Saturday, December 29, 2007

Good Nutrition Saves Us!

Synergy or synergism (from the Greek synergos meaning working together, circa 1660) refers to the phenomenon in which two or more discrete agents, acting together, create an effect greater than the sum of the effects each is able to create independently. This is definitely true when it comes to a balanced diet. Good nutrition is vital to developing a fit body and every day there is more research appearing that proves the importance of eating a variety of plant foods.

Recently, Dr. Rui Hai Liu, an associate professor in the Department of Food Science at Cornell University, appeared at the American Institute for Cancer Research (AICR) International Conference on Food, Nutrition and Cancer to present some of his latest findings: "Different (raw) plant foods have different phytochemicals, these substances go to different organs, tissues and cells, where they perform different functions. What your body needs to ward off disease is this synergistic effect - this teamwork - that is produced by eating a wide variety of plant foods." Clearly, a vitamin-mineral supplement is not enough. There needs to be a platform of whole food nutrition to build from. Choose a whole food supplement to bridge the gap of the foods you are eating and the foods you need to eat more often. “The thousands of vitamins, minerals and phytochemicals in (raw) whole foods act synergistically together to create a more powerful effect than the sum of their parts, producing a result which cannot be recreated by supplements". This statement is from Jeff Prince, the vice president for education at the American Institute for Cancer Research. This is evidence that it is the synergistic combination of all pure raw whole food ingredients including nuts, seeds, grains, fruits, vegetables, berries, herbs, oils, & spices that creates a strong and healthy body.

Variety is the spice of life. It is also the key to a balanced diet. Reward your body with a variety of raw foods and a good quality whole food supplement to give yourself the nutritional edge needed for perfect health!

Mollie McCarl
Personal Trainer, Fitness SPA
Workout with Mollie on Comcast's On Demand channel 886 in "Workout Routines"

Thursday, December 27, 2007


Most importantly, as you begin strength training, is to focus on challenging yourself, not killing yourself. Within the first few weeks, focus on learning how to do each exercise rather than on how much weight you're lifting or how many exercises you're doing.

Warm up with 5-10 minutes of light cardio or with warm up sets of each exercise using a light-medium weight.

Choose 1-2 exercises for each muscle group (see below) and do 1-2 sets of 8-16 repetitions of each exercise. As a beginner, you may want to start with about 15-16 reps until you feel comfortable with the moves and build some strength. After that, you can add more weight and reduce your reps for a different challenge.

If you exercise in a gym, you may want to start with machines so you have more stabilization for the movements.

Give yourself at least a day of rest (though you may need more after the first workout) to recover.

Each week, add either 1 repetition and/or a few pounds of weight to each exercise to progress. Just keep your reps at about 16 or below. Once you hit 16 reps, increase your weight and drop your reps down to 10 or 12 reps.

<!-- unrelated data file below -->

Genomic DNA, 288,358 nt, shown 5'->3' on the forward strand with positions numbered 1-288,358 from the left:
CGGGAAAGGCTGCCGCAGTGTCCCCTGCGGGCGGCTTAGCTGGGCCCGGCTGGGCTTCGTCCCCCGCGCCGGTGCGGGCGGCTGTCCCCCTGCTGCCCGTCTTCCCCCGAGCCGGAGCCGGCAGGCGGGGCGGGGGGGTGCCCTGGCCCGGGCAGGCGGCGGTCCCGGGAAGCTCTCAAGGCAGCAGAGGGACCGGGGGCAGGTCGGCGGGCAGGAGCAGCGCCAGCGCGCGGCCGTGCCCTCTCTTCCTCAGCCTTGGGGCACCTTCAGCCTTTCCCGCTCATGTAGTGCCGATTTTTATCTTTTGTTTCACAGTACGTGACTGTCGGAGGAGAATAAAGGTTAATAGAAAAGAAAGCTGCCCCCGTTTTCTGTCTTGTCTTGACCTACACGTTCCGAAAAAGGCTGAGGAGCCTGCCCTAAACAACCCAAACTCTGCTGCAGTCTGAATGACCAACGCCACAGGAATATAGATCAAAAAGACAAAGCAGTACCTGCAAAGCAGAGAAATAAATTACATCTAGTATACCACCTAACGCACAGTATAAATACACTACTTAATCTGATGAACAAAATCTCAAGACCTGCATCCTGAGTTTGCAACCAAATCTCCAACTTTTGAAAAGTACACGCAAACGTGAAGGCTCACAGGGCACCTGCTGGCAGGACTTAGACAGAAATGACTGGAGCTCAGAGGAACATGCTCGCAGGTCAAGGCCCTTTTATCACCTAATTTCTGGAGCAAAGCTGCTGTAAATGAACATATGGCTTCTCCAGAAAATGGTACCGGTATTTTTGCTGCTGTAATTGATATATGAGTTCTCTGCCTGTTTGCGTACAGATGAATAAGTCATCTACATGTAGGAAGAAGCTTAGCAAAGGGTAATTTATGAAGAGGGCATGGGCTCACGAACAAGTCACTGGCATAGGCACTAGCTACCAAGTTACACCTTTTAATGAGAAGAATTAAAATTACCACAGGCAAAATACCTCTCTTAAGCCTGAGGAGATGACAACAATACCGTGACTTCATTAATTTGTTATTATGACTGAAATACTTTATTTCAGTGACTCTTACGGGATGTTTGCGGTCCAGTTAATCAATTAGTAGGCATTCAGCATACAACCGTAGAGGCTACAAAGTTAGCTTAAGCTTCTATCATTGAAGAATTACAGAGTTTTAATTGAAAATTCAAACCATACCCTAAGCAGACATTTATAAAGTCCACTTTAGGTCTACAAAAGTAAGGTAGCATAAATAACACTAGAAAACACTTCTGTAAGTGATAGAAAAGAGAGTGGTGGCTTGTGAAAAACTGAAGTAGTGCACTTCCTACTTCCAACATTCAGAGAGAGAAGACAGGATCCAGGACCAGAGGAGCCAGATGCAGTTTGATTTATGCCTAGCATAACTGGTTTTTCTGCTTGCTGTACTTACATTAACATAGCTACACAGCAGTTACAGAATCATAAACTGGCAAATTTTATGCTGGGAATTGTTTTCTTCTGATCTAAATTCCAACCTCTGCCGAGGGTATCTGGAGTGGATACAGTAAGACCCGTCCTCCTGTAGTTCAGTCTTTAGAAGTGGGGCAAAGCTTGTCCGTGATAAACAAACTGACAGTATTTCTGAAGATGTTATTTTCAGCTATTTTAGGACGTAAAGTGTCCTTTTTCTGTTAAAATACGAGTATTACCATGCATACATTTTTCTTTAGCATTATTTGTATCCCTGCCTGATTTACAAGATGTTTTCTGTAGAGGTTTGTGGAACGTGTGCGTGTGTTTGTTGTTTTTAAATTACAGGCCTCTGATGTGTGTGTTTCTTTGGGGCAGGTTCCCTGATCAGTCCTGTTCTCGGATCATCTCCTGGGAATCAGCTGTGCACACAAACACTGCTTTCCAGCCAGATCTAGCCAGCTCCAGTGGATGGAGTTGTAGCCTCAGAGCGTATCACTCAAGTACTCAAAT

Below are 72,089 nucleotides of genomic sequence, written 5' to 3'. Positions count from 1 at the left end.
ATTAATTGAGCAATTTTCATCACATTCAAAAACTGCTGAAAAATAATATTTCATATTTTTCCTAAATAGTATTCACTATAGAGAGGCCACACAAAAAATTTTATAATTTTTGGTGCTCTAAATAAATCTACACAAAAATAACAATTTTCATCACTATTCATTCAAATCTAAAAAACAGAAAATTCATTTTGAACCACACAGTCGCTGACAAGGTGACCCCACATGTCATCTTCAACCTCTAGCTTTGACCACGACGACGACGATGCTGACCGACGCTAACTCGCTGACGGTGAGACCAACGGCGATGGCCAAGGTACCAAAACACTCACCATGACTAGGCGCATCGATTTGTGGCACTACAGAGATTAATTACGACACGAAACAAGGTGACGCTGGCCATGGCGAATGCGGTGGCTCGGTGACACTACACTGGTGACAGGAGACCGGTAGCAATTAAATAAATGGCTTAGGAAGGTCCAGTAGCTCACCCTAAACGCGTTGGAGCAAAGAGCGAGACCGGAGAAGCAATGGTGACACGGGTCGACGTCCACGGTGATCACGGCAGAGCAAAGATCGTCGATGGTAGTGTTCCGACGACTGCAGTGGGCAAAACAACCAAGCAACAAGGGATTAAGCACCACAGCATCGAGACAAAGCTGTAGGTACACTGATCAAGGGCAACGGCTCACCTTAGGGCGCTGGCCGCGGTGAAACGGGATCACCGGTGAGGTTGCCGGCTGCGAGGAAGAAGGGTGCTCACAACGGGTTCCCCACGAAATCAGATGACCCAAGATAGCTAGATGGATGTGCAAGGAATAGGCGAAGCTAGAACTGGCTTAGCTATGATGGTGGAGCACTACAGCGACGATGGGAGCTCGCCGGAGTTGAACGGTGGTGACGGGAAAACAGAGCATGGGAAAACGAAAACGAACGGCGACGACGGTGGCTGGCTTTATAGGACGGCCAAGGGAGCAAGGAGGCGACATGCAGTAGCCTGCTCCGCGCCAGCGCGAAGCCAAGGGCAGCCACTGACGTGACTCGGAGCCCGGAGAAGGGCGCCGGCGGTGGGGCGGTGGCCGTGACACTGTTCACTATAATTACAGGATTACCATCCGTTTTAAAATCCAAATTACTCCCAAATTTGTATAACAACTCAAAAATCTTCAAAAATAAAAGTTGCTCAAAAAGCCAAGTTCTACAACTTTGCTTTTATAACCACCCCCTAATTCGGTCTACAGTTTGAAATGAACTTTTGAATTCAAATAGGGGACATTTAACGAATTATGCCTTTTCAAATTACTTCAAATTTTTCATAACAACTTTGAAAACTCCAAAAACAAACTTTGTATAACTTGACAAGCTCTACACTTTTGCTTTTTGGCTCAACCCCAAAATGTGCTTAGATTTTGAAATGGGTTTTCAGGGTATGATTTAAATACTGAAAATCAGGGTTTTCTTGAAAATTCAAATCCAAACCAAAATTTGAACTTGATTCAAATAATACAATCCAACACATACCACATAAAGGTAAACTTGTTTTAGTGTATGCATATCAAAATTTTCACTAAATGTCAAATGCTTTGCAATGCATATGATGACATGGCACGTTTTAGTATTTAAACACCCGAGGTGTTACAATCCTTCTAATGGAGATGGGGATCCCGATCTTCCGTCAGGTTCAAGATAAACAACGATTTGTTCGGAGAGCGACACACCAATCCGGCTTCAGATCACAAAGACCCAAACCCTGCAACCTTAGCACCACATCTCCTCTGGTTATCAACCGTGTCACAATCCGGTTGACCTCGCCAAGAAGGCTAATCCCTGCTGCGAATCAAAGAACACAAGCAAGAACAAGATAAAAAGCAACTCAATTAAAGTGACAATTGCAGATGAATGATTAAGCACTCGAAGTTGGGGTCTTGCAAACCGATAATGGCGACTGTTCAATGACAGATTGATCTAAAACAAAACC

Below is a list of muscle groups along with sample exercises. If you're a beginner, you only need to choose 1-2 exercises for each muscle group in the upper body and 3-4 moves for the lower body.

Chest: bench press, chest press machine, pushups, pec deck machine
Back: seated row machine, back extensions, lat pulldowns
Shoulders: overhead press, lateral raise, front raise
Biceps: bicep curls, hammer curls, concentration curls
Triceps: tricep extensions, dips, kickbacks
Lower Body: Squats, lunges, leg press machines, deadlifts, calf raises Abdominals: crunches, reverse crunches, oblique twists, pelvic tilts

You will be amazed at how quickly your body responses to your new workout routine!

Mollie McCarl
Personal Trainer, Fitness Spa
Comcast "on Demand" channel 886 "workout routines"

Monday, December 17, 2007


In order to remain fit and fabulous, we must both exercise regularly and eat a balanced diet rich in fruit and vegetables. According to new research from the Georgetown University Medical Center, fruits and veggies contain chemicals that enhance DNA repair in cells, which could lead to protection against cancer development. In a new study published in the "British Journal of Cancer" and by the journal "Nature" the researchers show that in laboratory tests, a compound called indole-3-carinol (I3C), found in broccoli, cauliflower and cabbage, and a chemical called genistein, found in soy beans, can increase the levels of two specific proteins that repair damaged DNA. This study is one of the first to provide a molecular explanation as to how eating vegetables could cut the risk of developing cancer and Eliot M. Rosen, MD, PhD, professor of oncology, cell biology, and radiation medicine at Georgetown 's Lombardi Comprehensive Cancer Center says, "It is now clear that the function of crucial cancer genes can be influenced by compounds in the things we eat, our findings suggest a clear molecular process that would explain the connection between diet and cancer prevention." The study was funded by the Susan G. Komen Breast Cancer Foundation and the National Cancer. These results are important in demonstrating to people how necessary it is to eat the recommended 9-13 fruits and veggies daily. So be sure to add a few extra servings to your meals and your body will thank you by keeping you healthy.
Mollie McCarl
Fitness Spa Personal Trainer